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Re: [Microscope] Re: Zeiss lens cleaner

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  • Charles Guevara
      Hi Greg M..I just visited you useful Zeiss link, thank you.  But they call: benzoline a medical alcohol !??  I thought benzoline =benzine?  Since when
    Message 1 of 46 , Mar 11, 2013
        Hi Greg M..I just visited you useful Zeiss link, thank you.  But they call: 'benzoline a medical alcohol'!??  I thought benzoline =benzine?  Since when is benzine termed: medical alcohol?  I now am confused.  And is this for current/relatively current Zeiss lens vrs Carl Zeiss/West Germany Planapo lens?  There may be no answer...on my vintage stands I have always used ethanol, of course sparingly.   all the best, charlie guevara



      ________________________________
      From: Greg M. <greg@...>
      To: Microscope@yahoogroups.com
      Sent: Monday, March 11, 2013 3:11 PM
      Subject: [Microscope] Re: Zeiss lens cleaner

      Zeiss doesn't rule out an alcohol solution but they recommend trying  distilled water first. See http://www.zeiss.com/4125681F004E2140/EmbedTitelIntern/HowToCleanOpticalComponents/$File/CleaningRecommendations.pdf
      I suspect the "free sample" they mention might look like the little bottle of cleaning solution for sale on eBay that was linked earlier. Greg M.

      --- In Microscope@yahoogroups.com, "WilliamM" <wamman219@...> wrote:
      >
      > All,
      >
      > These cleaners contain alcohol. As such, I would not use these on older Zeiss eyepieces or objectives.
      >
      > Bill
      >
      > --- In Microscope@yahoogroups.com, Chris Albertson <albertson.chris@> wrote:
      > >
      > > Amazon sells the same stuff. Of at least all the bottles say "Zeiss" and
      > > "lens cleaner".  Amazon also has packets of lens tissue pre-soaked in the
      > > cleaner.  From the comments, this stuff works well.  I think it is
      > > something that evaporates very fast.  People there are using it is
      > > eyeglasses and camera equipment  and seem to be happy with it.  I think it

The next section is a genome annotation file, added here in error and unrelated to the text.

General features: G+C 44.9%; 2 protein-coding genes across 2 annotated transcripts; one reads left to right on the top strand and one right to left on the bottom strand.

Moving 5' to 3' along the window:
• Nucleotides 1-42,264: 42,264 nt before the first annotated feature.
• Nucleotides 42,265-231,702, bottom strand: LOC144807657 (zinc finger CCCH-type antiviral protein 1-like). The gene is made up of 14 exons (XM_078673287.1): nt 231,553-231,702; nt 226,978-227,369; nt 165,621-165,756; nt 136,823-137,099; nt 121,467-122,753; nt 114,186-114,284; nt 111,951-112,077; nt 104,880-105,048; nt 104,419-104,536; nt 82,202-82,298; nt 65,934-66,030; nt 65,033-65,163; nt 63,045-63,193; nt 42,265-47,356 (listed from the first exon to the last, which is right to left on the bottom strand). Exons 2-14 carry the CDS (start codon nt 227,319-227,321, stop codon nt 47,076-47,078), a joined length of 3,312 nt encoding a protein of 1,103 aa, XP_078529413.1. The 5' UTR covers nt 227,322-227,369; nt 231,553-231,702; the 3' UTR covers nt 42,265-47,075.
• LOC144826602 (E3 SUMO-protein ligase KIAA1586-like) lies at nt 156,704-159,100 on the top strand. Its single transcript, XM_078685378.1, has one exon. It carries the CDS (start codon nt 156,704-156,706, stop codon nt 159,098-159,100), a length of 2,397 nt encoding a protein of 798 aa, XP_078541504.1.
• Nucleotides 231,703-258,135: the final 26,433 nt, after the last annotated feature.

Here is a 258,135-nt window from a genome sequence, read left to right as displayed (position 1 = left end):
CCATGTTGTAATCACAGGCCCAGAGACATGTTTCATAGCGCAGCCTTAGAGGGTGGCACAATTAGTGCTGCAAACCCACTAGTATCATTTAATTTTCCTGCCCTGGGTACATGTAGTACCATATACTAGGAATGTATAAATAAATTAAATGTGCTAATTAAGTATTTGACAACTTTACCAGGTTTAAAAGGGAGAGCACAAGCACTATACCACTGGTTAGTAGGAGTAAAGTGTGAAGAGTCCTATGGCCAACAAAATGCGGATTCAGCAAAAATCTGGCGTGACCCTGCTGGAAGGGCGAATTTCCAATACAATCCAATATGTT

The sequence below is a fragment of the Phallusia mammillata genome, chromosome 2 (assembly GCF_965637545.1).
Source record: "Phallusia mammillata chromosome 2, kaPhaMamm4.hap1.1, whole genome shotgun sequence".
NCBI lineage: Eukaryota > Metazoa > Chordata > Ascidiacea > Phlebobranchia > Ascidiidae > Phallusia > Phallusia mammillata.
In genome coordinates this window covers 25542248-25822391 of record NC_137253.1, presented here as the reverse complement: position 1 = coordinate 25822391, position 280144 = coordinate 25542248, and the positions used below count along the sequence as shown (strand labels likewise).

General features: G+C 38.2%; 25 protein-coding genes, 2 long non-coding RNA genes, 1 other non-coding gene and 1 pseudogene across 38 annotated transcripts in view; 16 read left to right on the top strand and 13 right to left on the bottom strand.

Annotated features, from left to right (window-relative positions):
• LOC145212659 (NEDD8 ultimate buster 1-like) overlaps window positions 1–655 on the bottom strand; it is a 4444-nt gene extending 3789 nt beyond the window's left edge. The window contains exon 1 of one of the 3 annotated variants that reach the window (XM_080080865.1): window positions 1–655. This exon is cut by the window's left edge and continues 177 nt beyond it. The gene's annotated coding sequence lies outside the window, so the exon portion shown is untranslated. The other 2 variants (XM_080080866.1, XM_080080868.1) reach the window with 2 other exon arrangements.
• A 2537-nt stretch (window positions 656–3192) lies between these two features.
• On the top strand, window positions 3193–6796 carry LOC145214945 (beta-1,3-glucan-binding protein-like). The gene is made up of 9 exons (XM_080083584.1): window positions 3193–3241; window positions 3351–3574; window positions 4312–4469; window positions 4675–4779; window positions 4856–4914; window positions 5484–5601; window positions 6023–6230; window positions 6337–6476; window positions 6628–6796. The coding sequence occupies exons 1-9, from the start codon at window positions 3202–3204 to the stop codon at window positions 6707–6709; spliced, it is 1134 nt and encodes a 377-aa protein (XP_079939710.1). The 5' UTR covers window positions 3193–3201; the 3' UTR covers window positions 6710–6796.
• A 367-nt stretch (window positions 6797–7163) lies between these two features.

> > is ethanol based.
      > >
      > > If you want to know what is really  in it get the MDS.  Google will find it
      > > for you.  Best I can figure from reading it the cleaner contains alcohol
      > > http://www1.af-net.com/msds/001/001CLCK2.pdf
      > > This might not be the same stuff.  But you can always hunt down a Saftey
      > > Sheet and figure out what is inside a bottle.
      > >
      > >
      > > On Mon, Mar 11, 2013 at 2:58 AM, mecium.para <mecium.para@> wrote:
      > >
      > > > **
      > > >
      > > >
      > > > As luck (or whatever) has it, item # 300865798659 has
      > > > popped up on ebay from an seller with whom I have had a good
      > > > transaction. It's called "Zeiss Lens Cleaner." I don't
      > > > know if it is the right stuff to use with 1960s Zeiss objectives,
      > > > but perhaps the seller knows.
      > > >
      > > > 
      > > >
      > >
      > >
      > >
      > > --
      > >
      > > Chris Albertson
      > > Redondo Beach, California
      > >
      > >
      > > [Non-text portions of this message have been removed]
      > >
      >




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    • pjifl
      Bad form to reply to ones own emails but I said ... Should have mentioned for anyone wanting to trace this down most of the web material was about making
      Message 46 of 46 , Mar 14, 2013
        Bad form to reply to ones own emails but

        I said

        >
        > On bare glass, one readily available agent that has been used by people
        > making photographic plates (like making the emulsion and coating the
        > glass)
        > is NapiSan. Or is it NappySan ?? The glass is simply left to soak in a
        > solution.
        > Because of the coating the surface needs to be very clean and it seems to
        > work. Somewhere there is web material on this.
        >
        > Also labelled as a Soaking and Cleaning agent in Supermarkets possibly to
        > bypass the above trade name.
        >
        > Anyway, it contains a high percentage of Sodium PerCarbonate which is a
        > strong oxidizer.

        Should have mentioned for anyone wanting to trace this down most of the web
        material was about making Plates for Holography.

        Peter Smith.
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